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The role of hospital organisation, surgical factors, and the enhanced recovery pathway, on patient outcomes and NHS costs following primary hip and knee replacement surgery: spatial and longitudinal analysis of routine data


Osteoarthritis is a leading cause of pain and disability. Many people with severe hip or knee pain caused by osteoarthritis have an operation called total joint replacement. This involves replacing the painful hip or knee joint with an artificial joint. Over 150,000 hip and knee replacement operations take place each year in the NHS and this number is expected to increase.

Outcomes of surgery will vary across different hospitals and areas of the country. This may be explained by a hospital treating more complex and sicker patients. However, differences in patient outcomes could also be explained by how hospitals organise their services, such as bed availability, numbers of operating theatres and specialist surgeons, using new surgical techniques, or centralising care into specialist high volume hospitals.

A new patient pathway for hip and knee replacement called enhanced recovery has been introduced in NHS and private hospitals. It is hoped this will benefit patients, through patient education before and after surgery, that includes making changes around the home, exercises to strengthen the joint and changes to diet, to help reduce the risk of complications and speed up a patient’s recovery time. For patients in whom it is suitable, they will further benefit by being able to return home earlier to continue their recuperation at home with appropriate support. This in turn will benefit the hospital by freeing up space for other patients on the waiting list. However, hospitals organise enhanced recovery services in different ways and it is unclear which way is best.

Large datasets from the National Joint Registry (NJR) alongside data from NHS Digital will be used during this study.  The personal identifiers of patients who had hip or knee replacement surgery and consented for their details to be stored in the NJR will be securely transferred to NHS Digital.  NHS Digital will link the data to information it collects and extract details of all hospital admissions (HES)for the study cohort and Patient Recorded Outcome Measures (PROMS).  NHS Digital will securely transfer the linked data to the University of Oxford as pseudonymised data (i.e. all identifiers will be removed and replaced with a unique patient ID).  The NJR will securely transfer pseudonymised information from its records to the University of Oxford using the same unique ID so that the data can be linked by the University of Oxford and processing in such a way that researchers will not be able to identify patients.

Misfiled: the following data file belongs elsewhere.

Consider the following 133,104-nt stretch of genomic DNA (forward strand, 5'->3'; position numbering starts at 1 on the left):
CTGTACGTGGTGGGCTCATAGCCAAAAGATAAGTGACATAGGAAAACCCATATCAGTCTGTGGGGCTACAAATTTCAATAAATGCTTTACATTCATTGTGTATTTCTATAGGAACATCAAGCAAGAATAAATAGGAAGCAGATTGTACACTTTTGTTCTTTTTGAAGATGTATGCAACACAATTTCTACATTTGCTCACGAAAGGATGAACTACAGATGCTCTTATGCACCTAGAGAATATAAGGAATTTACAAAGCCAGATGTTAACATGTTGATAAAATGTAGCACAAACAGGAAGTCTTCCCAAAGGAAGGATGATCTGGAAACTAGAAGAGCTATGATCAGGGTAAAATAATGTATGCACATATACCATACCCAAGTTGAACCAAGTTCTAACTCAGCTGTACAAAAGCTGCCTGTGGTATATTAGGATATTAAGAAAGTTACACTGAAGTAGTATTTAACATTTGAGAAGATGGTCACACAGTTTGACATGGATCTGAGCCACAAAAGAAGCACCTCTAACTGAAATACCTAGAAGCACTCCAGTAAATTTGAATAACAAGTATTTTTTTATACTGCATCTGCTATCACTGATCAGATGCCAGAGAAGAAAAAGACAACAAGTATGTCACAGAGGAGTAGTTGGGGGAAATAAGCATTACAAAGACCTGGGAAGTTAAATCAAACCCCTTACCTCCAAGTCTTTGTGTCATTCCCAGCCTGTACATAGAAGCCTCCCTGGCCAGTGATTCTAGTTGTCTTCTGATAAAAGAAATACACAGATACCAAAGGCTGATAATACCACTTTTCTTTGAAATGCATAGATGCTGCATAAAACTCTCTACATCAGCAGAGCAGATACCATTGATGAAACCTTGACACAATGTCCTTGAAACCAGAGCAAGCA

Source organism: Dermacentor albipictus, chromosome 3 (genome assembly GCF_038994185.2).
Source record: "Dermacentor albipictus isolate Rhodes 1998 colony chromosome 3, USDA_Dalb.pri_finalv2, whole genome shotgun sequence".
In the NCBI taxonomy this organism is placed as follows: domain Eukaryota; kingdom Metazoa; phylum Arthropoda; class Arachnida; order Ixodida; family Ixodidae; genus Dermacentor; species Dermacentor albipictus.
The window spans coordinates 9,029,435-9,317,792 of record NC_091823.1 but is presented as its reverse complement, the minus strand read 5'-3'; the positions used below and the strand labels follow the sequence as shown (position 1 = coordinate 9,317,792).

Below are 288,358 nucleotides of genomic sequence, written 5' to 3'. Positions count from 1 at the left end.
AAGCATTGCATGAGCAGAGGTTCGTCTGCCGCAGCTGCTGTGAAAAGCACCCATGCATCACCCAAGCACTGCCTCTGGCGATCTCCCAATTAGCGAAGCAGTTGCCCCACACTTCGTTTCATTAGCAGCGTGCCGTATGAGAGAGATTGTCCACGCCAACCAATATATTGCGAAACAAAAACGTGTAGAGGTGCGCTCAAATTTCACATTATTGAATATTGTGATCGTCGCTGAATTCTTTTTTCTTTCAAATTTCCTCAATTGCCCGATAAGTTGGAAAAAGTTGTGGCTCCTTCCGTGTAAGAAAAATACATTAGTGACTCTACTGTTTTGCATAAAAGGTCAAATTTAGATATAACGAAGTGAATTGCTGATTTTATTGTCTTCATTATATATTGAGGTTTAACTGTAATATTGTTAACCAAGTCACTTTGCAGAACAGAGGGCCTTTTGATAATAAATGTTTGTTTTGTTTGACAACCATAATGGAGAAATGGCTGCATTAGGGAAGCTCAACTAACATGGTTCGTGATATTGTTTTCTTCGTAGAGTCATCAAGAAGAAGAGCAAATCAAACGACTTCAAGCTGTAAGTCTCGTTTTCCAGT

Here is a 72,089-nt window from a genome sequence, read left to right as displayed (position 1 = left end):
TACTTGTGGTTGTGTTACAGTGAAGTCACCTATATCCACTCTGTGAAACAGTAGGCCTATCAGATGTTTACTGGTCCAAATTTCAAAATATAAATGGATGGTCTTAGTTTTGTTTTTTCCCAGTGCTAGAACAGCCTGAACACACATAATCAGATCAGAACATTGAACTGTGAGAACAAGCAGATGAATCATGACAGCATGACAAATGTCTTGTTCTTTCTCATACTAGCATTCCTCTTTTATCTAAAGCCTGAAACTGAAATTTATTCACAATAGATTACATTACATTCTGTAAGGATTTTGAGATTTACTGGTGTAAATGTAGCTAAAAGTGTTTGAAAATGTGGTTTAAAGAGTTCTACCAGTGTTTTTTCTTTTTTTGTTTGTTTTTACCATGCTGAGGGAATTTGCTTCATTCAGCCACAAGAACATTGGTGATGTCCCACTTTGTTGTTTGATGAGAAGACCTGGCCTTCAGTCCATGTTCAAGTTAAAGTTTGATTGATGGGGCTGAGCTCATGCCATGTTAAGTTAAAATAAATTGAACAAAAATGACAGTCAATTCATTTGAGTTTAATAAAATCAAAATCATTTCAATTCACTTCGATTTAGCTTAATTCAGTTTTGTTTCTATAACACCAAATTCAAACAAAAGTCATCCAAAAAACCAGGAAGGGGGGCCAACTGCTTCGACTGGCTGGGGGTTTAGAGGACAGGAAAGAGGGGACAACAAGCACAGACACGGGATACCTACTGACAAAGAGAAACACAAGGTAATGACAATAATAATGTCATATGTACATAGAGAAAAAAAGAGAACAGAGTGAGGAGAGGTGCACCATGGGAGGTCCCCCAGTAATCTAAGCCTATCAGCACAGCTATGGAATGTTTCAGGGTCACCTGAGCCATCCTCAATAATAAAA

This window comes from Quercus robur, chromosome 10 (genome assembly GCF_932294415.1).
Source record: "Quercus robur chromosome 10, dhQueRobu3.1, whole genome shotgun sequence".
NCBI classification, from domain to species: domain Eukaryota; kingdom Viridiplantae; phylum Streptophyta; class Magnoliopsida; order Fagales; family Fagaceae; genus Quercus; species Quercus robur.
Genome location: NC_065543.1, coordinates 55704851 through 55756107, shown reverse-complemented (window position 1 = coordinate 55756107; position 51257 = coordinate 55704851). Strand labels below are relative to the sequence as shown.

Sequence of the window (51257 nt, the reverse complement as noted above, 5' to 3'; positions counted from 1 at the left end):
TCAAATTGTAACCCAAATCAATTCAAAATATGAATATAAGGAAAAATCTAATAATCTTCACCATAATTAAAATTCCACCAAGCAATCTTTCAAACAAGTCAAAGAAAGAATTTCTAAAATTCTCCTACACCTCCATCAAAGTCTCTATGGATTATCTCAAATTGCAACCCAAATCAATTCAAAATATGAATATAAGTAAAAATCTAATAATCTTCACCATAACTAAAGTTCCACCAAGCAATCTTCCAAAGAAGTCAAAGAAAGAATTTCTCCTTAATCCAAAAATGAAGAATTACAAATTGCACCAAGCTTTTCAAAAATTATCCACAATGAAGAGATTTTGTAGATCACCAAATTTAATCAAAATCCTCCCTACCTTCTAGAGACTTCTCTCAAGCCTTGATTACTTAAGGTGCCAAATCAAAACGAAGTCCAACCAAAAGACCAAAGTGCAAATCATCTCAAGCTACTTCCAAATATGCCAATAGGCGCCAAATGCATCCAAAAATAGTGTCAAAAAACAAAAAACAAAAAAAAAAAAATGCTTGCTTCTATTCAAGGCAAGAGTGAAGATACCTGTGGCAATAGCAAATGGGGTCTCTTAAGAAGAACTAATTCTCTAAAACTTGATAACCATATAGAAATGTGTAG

1. Identification of hospital organisation, surgical factors, and the enhanced recovery pathway as determinants of geographical variation in patient outcomes and NHS costs. 
  2. Natural experiment to determine the clinical and cost-effectiveness of the enhanced recovery treatment pathway
  3. Qualitative study (process evaluation) on implementation of enhanced recovery pathways in four hospital settings

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